Insight Into Subcutaneous Adipose Tissue Disorders

NCT ID: NCT02838277

Insight Into Subcutaneous Adipose Tissue Disorders As Part of The TREAT Program (Treatment, Research, Education, Adipose Tissue) at the University of Arizona
The INSIGHT study aims to phenotype individuals with subcutaneous adipose tissue (SAT) disorders specifically lipedema and Dercum's disease with an aim to find a cure for the SAT in these disorders that is resistant to diet and exercise.
Lipedema is a syndrome of painful fatty enlargement of the buttocks, hips and thighs primarily in women which cannot be lost by diet, exercise or bariatric surgery. Arms are affected in 80% of women with lipedema to varying degrees. The etiology of lipedema is not known and there are no evidence-based treatments that work for a majority of individuals except for excision of the subcutaneous adipose tissue (SAT) by liposuction which has risks. Millions of women are affected with lipedema yet they are grossly under-diagnosed, have mobility issues and can develop lymphedema. The goal of this project is to better understand the etiology of lipedema SAT, find out how it is different from non-lipedema SAT, to improve our ability to identify the abnormal SAT and determine the response of the tissue to therapeutics by imaging and biomarkers. People with diffuse Dercum's disease (DD) appear to have lipedema plus a tissue inflammation that causes illness and pain. People with SAT disorders that have similarities to lipedema will also be included in this protocol. More research is needed to determine how these fatty disorders are similar and different from each other and from obesity so they can be distinguished clinically and by laboratory testing and imaging. Since these painful fatty disorders are associated with SAT growth, research focused on these disorders may provide unique insight into mechanisms of obesity.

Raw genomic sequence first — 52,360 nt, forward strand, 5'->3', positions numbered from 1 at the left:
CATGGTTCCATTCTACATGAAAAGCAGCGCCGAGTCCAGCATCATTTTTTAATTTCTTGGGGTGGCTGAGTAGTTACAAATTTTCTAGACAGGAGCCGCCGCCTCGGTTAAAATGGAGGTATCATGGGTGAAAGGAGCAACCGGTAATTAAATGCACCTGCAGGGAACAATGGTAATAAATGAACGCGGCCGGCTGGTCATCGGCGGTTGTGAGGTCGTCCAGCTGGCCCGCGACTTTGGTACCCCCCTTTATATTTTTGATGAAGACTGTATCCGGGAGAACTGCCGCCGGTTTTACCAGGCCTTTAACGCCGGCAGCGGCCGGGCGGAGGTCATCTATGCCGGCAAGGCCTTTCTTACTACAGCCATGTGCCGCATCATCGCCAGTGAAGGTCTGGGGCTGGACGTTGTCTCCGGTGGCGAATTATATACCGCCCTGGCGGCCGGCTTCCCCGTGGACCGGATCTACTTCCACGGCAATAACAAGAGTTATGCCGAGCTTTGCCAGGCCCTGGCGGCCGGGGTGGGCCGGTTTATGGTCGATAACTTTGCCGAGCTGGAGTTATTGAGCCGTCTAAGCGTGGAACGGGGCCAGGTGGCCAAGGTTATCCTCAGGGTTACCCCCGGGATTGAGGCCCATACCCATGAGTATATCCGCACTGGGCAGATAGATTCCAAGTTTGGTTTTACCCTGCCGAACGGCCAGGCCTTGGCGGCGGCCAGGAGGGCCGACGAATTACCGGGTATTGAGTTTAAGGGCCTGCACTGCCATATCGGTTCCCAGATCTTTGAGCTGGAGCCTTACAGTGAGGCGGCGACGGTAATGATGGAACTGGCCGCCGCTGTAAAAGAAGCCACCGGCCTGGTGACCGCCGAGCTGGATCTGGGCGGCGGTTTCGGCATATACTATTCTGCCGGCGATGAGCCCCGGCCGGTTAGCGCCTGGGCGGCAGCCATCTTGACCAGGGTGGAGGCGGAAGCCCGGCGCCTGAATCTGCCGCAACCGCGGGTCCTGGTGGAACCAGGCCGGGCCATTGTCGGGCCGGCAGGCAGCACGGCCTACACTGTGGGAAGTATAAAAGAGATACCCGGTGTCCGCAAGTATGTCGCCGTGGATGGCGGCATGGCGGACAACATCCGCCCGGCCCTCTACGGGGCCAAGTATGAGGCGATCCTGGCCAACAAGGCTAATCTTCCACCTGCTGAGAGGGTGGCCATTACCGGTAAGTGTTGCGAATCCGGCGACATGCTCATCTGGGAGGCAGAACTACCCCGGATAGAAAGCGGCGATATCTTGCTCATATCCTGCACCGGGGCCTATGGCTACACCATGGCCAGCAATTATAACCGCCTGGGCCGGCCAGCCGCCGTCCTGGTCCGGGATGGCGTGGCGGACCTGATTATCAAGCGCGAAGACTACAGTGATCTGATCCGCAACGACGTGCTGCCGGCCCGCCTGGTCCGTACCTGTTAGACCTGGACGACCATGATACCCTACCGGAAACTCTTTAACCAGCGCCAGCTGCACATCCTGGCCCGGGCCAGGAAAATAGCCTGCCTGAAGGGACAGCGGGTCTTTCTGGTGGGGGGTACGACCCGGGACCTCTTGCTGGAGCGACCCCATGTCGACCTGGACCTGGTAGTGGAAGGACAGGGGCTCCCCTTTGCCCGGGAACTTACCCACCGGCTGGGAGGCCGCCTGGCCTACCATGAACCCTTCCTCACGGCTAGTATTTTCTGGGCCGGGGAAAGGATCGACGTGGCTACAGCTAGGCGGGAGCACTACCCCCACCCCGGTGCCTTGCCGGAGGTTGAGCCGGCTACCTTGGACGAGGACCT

Lipedema, Dercum's Disease, Familial Multiple Lipomatosis, Madelung's Disease
lymphatic vessels, leaky vessels, hypertrophic adipocyte
University of Arizona
University of Arizona, Lipedema Foundation
Last Updated
14 Jul 2016
Official Link
United States